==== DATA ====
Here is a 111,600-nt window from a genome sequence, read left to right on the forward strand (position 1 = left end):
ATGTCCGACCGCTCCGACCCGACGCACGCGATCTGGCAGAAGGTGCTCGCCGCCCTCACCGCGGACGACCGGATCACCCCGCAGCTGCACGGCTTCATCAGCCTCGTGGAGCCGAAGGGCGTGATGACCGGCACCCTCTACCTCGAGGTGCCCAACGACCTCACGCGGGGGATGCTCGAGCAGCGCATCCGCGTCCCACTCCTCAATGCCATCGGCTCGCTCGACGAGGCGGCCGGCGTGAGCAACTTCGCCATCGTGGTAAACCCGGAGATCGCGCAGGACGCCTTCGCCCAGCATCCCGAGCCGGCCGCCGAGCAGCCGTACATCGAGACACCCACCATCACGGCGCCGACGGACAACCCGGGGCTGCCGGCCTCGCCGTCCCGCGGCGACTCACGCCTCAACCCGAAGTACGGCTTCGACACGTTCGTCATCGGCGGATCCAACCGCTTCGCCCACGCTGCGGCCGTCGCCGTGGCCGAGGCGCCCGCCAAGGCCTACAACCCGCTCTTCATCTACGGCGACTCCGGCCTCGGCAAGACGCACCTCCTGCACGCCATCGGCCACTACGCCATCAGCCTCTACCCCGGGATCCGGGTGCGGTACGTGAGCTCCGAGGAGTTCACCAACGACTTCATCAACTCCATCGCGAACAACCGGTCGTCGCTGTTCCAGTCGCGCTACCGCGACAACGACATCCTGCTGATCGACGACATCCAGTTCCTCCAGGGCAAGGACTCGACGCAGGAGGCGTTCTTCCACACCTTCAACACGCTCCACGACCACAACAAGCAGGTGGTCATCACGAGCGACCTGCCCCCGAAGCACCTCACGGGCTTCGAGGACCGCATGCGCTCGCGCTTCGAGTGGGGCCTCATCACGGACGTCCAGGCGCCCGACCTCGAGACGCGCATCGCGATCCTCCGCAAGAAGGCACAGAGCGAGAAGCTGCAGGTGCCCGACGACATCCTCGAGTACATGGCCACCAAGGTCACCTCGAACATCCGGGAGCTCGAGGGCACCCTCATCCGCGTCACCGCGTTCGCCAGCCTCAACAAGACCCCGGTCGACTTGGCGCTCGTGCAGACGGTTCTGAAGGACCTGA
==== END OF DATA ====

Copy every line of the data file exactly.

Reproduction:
Here is a 111,600-nt window from a genome sequence, read left to right on the forward strand (position 1 = left end):
ATGTCCGACCGCTCCGACCCGACGCACGCGATCTGGCAGAAGGTGCTCGCCGCCCTCACCGCGGACGACCGGATCACCCCGCAGCTGCACGGCTTCATCAGCCTCGTGGAGCCGAAGGGCGTGATGACCGGCACCCTCTACCTCGAGGTGCCCAACGACCTCACGCGGGGGATGCTCGAGCAGCGCATCCGCGTCCCACTCCTCAATGCCATCGGCTCGCTCGACGAGGCGGCCGGCGTGAGCAACTTCGCCATCGTGGTAAACCCGGAGATCGCGCAGGACGCCTTCGCCCAGCATCCCGAGCCGGCCGCCGAGCAGCCGTACATCGAGACACCCACCATCACGGCGCCGACGGACAACCCGGGGCTGCCGGCCTCGCCGTCCCGCGGCGACTCACGCCTCAACCCGAAGTACGGCTTCGACACGTTCGTCATCGGCGGATCCAACCGCTTCGCCCACGCTGCGGCCGTCGCCGTGGCCGAGGCGCCCGCCAAGGCCTACAACCCGCTCTTCATCTACGGCGACTCCGGCCTCGGCAAGACGCACCTCCTGCACGCCATCGGCCACTACGCCATCAGCCTCTACCCCGGGATCCGGGTGCGGTACGTGAGCTCCGAGGAGTTCACCAACGACTTCATCAACTCCATCGCGAACAACCGGTCGTCGCTGTTCCAGTCGCGCTACCGCGACAACGACATCCTGCTGATCGACGACATCCAGTTCCTCCAGGGCAAGGACTCGACGCAGGAGGCGTTCTTCCACACCTTCAACACGCTCCACGACCACAACAAGCAGGTGGTCATCACGAGCGACCTGCCCCCGAAGCACCTCACGGGCTTCGAGGACCGCATGCGCTCGCGCTTCGAGTGGGGCCTCATCACGGACGTCCAGGCGCCCGACCTCGAGACGCGCATCGCGATCCTCCGCAAGAAGGCACAGAGCGAGAAGCTGCAGGTGCCCGACGACATCCTCGAGTACATGGCCACCAAGGTCACCTCGAACATCCGGGAGCTCGAGGGCACCCTCATCCGCGTCACCGCGTTCGCCAGCCTCAACAAGACCCCGGTCGACTTGGCGCTCGTGCAGACGGTTCTGAAGGACCTGA